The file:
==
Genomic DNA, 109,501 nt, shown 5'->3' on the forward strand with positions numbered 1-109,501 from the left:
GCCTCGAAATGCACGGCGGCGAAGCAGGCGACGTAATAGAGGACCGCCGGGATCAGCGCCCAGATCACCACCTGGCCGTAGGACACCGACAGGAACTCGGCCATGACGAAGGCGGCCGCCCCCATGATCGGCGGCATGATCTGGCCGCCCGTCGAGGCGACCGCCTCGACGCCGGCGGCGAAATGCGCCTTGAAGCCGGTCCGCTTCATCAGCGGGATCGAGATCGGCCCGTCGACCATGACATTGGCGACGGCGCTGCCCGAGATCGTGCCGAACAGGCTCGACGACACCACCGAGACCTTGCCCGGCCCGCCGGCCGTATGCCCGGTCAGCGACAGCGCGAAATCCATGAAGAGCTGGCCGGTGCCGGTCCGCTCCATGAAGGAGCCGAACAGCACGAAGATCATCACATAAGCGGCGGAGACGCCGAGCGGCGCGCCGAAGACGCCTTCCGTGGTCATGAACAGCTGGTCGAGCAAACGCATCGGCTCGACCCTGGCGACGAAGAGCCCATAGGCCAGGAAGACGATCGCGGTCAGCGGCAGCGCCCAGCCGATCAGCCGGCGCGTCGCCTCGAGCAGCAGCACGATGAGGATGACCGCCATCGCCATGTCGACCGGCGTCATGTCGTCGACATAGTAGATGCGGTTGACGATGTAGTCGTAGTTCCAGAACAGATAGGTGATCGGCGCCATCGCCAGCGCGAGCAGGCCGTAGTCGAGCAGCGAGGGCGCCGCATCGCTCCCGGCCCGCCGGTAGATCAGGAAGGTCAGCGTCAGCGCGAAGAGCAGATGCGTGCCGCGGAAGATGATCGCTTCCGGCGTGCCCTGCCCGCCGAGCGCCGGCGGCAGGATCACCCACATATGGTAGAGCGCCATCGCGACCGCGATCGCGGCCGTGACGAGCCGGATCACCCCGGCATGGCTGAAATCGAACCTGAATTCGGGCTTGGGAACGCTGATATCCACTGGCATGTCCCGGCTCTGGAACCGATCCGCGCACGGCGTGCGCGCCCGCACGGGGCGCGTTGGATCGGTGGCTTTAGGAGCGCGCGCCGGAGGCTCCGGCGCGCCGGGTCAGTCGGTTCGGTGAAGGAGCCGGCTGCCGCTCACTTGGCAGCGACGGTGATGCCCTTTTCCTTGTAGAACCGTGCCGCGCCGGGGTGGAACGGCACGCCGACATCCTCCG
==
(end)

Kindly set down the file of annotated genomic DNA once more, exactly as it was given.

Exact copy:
Genomic DNA, 109,501 nt, shown 5'->3' on the forward strand with positions numbered 1-109,501 from the left:
GCCTCGAAATGCACGGCGGCGAAGCAGGCGACGTAATAGAGGACCGCCGGGATCAGCGCCCAGATCACCACCTGGCCGTAGGACACCGACAGGAACTCGGCCATGACGAAGGCGGCCGCCCCCATGATCGGCGGCATGATCTGGCCGCCCGTCGAGGCGACCGCCTCGACGCCGGCGGCGAAATGCGCCTTGAAGCCGGTCCGCTTCATCAGCGGGATCGAGATCGGCCCGTCGACCATGACATTGGCGACGGCGCTGCCCGAGATCGTGCCGAACAGGCTCGACGACACCACCGAGACCTTGCCCGGCCCGCCGGCCGTATGCCCGGTCAGCGACAGCGCGAAATCCATGAAGAGCTGGCCGGTGCCGGTCCGCTCCATGAAGGAGCCGAACAGCACGAAGATCATCACATAAGCGGCGGAGACGCCGAGCGGCGCGCCGAAGACGCCTTCCGTGGTCATGAACAGCTGGTCGAGCAAACGCATCGGCTCGACCCTGGCGACGAAGAGCCCATAGGCCAGGAAGACGATCGCGGTCAGCGGCAGCGCCCAGCCGATCAGCCGGCGCGTCGCCTCGAGCAGCAGCACGATGAGGATGACCGCCATCGCCATGTCGACCGGCGTCATGTCGTCGACATAGTAGATGCGGTTGACGATGTAGTCGTAGTTCCAGAACAGATAGGTGATCGGCGCCATCGCCAGCGCGAGCAGGCCGTAGTCGAGCAGCGAGGGCGCCGCATCGCTCCCGGCCCGCCGGTAGATCAGGAAGGTCAGCGTCAGCGCGAAGAGCAGATGCGTGCCGCGGAAGATGATCGCTTCCGGCGTGCCCTGCCCGCCGAGCGCCGGCGGCAGGATCACCCACATATGGTAGAGCGCCATCGCGACCGCGATCGCGGCCGTGACGAGCCGGATCACCCCGGCATGGCTGAAATCGAACCTGAATTCGGGCTTGGGAACGCTGATATCCACTGGCATGTCCCGGCTCTGGAACCGATCCGCGCACGGCGTGCGCGCCCGCACGGGGCGCGTTGGATCGGTGGCTTTAGGAGCGCGCGCCGGAGGCTCCGGCGCGCCGGGTCAGTCGGTTCGGTGAAGGAGCCGGCTGCCGCTCACTTGGCAGCGACGGTGATGCCCTTTTCCTTGTAGAACCGTGCCGCGCCGGGGTGGAACGGCACGCCGACATCCTCCG